Madison Chaos and Complex Systems Seminar

Spring 2007 Seminars

All seminars are Tuesday at 12:05 pm in 4274 Chamberlin except as noted.

Short List

Join us for lunch during the summer on the Union Terrace at noon each Tuesday, starting May 15th!


January 23, 2007

Human Actions and a Changing Biosphere

Jonathan Foley, Nelson Institute for Environmental Studies

Human activities, especially land use, have been generally considered a local environmental issue, but they are becoming a force of global importance.  Worldwide changes to forests, farmlands, waterways and air are being driven by the need to provide food, fiber, water and shelter to over six billion people.  Global croplands, pastures, plantations and urban areas have expanded in recent decades, accompanied by large increases in energy, water and fertilizer consumption, plus significant losses of biodiversity.  Such changes in land use have enabled humans to appropriate an increasing share of the planet’s resources, but they also potentially undermine the capacity of ecosystems to sustain food production, maintain freshwater and forest resources, regulate climate and air quality, and ameliorate infectious diseases.  We face the challenge of managing tradeoffs between immediate human needs and maintaining the capacity of the biosphere to provide goods and services in the long term.

January 30, 2007

Hurricane variability and trends in a changing climate

Jim Kossin, UW Department of Atmospheric and Oceanic Sciences

The relationship between global climate variability and hurricane activity is presently a topic of active research and debate – particularly since the 1995 Atlantic hurricane season, which apparently foreshadowed the beginning of a series of active Atlantic seasons after a period of relative inactivity from 1971 to 1994. The numerous hurricane landfalls in Florida during the 2004 season and the hyperactive Atlantic season of 2005 have further fueled speculation that the recent upswing in hurricane frequency is linked to increasing global temperature and concomitant upward trends in sea surface temperature (SST), which have been documented in all hurricane-prone ocean basins. Much of the debate regarding the existence of upward trends in hurricane metrics is rooted in questions about the suitability of the global data that has been used to identify these trends. Other debates regarding internal (natural) and external (anthropogenic) forcing of Atlantic climate on multi-decadal timescales are ongoing. I will introduce some of the main ideas that these debates are based on, and will present new evidence that Atlantic climate variability and its relationship to upward trends in hurricane activity may be unique when compared to the rest of the world.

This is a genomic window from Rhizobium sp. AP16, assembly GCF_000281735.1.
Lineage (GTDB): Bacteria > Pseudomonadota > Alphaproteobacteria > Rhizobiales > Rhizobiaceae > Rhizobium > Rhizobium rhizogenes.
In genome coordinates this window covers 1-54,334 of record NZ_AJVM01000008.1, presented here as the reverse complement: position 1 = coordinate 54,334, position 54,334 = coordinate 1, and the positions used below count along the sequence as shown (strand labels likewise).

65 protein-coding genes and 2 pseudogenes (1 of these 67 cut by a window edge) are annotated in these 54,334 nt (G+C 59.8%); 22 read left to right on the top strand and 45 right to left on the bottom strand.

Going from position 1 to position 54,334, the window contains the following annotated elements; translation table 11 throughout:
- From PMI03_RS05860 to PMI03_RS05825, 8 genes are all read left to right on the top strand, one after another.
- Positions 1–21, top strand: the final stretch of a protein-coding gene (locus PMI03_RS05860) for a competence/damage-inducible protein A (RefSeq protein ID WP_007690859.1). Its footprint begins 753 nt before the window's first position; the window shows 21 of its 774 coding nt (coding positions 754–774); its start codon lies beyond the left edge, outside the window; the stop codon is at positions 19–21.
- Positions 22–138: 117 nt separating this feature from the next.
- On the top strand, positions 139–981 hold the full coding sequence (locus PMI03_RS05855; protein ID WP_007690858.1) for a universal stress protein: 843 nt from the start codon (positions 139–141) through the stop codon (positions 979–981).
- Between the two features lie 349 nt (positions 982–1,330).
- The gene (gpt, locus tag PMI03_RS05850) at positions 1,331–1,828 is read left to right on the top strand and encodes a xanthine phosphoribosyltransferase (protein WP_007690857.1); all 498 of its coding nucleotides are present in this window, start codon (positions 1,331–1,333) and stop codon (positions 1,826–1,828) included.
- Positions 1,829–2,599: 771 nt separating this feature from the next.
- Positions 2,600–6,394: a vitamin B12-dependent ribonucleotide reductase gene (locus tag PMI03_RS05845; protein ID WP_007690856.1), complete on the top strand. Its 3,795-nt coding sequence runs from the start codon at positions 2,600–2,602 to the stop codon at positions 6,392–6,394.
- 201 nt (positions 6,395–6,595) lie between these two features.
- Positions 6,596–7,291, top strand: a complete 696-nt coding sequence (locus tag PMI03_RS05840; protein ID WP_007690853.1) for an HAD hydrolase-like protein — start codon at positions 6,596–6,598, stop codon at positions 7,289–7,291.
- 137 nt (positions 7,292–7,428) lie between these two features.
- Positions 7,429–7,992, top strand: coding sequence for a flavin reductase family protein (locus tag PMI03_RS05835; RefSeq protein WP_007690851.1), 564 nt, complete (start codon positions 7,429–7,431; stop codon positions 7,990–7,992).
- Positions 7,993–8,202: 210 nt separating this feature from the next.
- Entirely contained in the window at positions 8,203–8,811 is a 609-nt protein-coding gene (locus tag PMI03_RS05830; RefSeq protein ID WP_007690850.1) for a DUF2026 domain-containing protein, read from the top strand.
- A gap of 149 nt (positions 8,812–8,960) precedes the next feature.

February 6, 2007

Premotor cortex, action control, and language

Art Glenberg, UW Departments of Psychology and Educational Psychology

To effectively control action, the brain has evolved to solve a number of thorny problems: Learning complex action sequences with hierarchical structure, exquisite timing of movements (e.g., in tennis, piano playing, and walking) when sensory feedback may be too slow to help, and determining just what information in the sensory array might be useful. Interestingly, these same problems arise in learning and using a language. Might the brain use mechanisms of action control to learn, produce, and comprehend language? Recent findings of mirror neurons tuned for action and speech recognition in premotor cortex, Broca's area in particular, suggest a positive answer. In this talk, I will illustrate how a formal theory of action control, Wolpert's HMOSAIC model, can be easily modified to account for basic facts in language. Then, I will discuss the results of several projects testing theoretically derived claims regarding language acquisition, how manipulating the motor system affects language comprehension, and how manipulating language comprehension affects the motor system.

February 13, 2007

Fetal programming of a complex women's health disorder: polycystic ovary syndrome

David Abbott, UW Department of Ob/Gyn and Wisconsin National Primate Research Center.

Polycystic ovary syndrome (PCOS) afflicts about 10% of women in their reproductive years, yet its origins and genetic basis in humans remain unknown. PCOS is multi-faceted and has considerable heterogeneity in its phenotype: ovarian and adrenal testosterone excess, intermittent or absent menstrual cycles, polycystic ovaries, increased miscarriage, obesity, type 2 diabetes, cardiovascular disease, chronic inflammation, endometrial cancer, sleep apnea and depression. It would therefore appear that this complex syndrome most likely has multiple pathological mechanisms. The establishment of a nonhuman primate model for PCOS, however, suggests a single developmental origin for the syndrome: fetal testosterone excess. This talk will discuss the unique insight gained into a complex human disease process from the study of its developmental progression in animal models.

February 20, 2007

Simple models of complex chaotic systems

Clint Sprott, UW Department of Physics

A complex system is one with many parts that interact nonlinearly and that exhibits self-organization, adaptation, and chaos. Such systems are ubiquitous in fields as diverse as ecology, economics, meteorology, and sociology. This talk will describe several such systems and will include a tutorial on how to model them in the most general sense. It will conclude with new examples of extraordinarily simple models that exhibit complex and perhaps universal behavior.

This talk is available as a PowerPoint presentation.

February 27, 2007